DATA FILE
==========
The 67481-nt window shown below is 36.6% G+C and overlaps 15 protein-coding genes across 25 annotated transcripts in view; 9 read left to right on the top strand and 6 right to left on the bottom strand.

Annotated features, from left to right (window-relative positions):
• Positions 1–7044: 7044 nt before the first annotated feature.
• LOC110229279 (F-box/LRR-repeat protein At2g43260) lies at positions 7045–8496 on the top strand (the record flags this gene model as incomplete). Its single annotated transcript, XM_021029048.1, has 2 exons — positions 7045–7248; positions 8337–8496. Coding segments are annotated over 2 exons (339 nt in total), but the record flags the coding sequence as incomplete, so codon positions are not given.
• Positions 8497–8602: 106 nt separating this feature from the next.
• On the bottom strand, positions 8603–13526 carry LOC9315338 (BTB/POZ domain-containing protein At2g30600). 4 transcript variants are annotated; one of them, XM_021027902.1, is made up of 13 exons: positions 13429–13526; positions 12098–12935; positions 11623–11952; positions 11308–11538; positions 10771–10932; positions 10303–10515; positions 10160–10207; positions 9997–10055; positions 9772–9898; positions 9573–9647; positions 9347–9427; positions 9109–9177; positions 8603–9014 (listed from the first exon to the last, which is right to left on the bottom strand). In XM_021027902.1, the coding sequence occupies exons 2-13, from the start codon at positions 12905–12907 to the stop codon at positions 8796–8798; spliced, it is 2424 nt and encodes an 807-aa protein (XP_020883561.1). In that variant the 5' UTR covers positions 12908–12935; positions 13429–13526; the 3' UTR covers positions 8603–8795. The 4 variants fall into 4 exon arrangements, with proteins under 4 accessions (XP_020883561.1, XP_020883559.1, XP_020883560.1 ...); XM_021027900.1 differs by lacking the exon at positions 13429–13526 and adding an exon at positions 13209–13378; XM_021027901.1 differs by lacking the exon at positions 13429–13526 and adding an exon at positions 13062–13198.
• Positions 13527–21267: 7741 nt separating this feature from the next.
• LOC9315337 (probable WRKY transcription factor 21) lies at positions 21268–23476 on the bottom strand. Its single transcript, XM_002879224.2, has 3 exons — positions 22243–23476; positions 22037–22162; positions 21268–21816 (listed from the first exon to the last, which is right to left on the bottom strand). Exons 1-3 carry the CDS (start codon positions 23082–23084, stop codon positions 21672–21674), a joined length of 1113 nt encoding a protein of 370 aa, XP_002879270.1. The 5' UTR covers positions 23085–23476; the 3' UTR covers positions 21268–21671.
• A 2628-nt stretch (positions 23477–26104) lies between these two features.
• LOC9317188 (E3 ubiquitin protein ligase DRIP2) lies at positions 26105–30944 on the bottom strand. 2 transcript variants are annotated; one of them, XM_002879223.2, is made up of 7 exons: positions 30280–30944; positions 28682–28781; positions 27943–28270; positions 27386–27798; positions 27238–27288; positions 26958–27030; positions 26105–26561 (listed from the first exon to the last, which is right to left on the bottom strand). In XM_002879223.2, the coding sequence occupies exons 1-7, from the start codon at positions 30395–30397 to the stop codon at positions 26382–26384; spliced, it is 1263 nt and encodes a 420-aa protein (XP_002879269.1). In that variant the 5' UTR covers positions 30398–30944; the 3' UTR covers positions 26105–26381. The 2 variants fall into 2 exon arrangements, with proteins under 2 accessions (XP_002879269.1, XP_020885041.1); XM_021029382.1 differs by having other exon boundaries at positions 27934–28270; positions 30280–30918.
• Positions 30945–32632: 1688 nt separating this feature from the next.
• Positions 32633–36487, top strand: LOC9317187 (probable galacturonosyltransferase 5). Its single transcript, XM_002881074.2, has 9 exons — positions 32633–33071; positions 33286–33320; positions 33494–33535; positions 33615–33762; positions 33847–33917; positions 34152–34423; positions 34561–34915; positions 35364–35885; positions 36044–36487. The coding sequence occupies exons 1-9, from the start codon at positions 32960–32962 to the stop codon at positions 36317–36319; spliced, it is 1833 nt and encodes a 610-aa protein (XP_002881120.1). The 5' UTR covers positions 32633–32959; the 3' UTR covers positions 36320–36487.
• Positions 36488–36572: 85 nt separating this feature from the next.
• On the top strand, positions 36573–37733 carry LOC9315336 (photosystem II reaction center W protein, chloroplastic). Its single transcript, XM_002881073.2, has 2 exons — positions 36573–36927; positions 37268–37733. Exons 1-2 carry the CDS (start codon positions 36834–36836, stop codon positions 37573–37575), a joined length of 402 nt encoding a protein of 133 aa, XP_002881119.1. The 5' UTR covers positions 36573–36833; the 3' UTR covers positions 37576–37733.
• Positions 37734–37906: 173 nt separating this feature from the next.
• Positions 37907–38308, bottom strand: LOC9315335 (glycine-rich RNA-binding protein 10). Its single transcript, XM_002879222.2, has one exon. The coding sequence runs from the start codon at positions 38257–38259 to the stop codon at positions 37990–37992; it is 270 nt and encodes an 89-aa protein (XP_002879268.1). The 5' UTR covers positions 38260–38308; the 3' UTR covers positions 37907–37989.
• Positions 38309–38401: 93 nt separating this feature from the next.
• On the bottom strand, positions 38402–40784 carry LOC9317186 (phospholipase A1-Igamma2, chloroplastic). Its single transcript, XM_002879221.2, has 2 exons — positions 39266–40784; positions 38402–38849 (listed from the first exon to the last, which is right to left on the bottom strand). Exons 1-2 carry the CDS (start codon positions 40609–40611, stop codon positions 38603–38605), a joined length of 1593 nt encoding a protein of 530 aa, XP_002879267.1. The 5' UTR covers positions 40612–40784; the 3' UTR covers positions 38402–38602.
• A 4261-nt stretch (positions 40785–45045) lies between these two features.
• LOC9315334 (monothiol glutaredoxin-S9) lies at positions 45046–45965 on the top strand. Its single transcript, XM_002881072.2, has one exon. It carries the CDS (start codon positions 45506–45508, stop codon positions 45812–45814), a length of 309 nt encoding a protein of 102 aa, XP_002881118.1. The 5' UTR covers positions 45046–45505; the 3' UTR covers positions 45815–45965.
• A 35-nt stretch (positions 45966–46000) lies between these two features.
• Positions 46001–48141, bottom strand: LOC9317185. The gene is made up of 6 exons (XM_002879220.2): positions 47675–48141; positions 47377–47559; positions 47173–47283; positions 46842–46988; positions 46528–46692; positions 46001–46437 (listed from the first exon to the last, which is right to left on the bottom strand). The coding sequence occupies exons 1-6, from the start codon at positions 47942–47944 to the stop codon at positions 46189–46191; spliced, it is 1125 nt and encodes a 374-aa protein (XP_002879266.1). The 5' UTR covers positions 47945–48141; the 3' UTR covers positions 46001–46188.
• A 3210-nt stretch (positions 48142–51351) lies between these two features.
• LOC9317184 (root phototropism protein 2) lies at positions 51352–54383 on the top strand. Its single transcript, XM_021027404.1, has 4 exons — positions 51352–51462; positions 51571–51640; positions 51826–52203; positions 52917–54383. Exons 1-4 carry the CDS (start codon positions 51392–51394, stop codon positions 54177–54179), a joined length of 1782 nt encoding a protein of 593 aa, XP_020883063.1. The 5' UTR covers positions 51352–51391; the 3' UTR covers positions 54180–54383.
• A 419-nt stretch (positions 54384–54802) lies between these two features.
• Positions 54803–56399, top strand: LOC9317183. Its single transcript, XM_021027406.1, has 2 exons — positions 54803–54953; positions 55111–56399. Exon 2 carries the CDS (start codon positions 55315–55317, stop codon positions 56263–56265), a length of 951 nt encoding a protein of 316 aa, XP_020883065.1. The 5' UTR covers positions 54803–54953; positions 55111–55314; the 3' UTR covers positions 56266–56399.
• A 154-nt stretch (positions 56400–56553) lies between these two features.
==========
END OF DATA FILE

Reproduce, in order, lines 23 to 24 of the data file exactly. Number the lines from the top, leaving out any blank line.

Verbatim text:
• A 3210-nt stretch (positions 48142–51351) lies between these two features.
• LOC9317184 (root phototropism protein 2) lies at positions 51352–54383 on the top strand. Its single transcript, XM_021027404.1, has 4 exons — positions 51352–51462; positions 51571–51640; positions 51826–52203; positions 52917–54383. Exons 1-4 carry the CDS (start codon positions 51392–51394, stop codon positions 54177–54179), a joined length of 1782 nt encoding a protein of 593 aa, XP_020883063.1. The 5' UTR covers positions 51352–51391; the 3' UTR covers positions 54180–54383.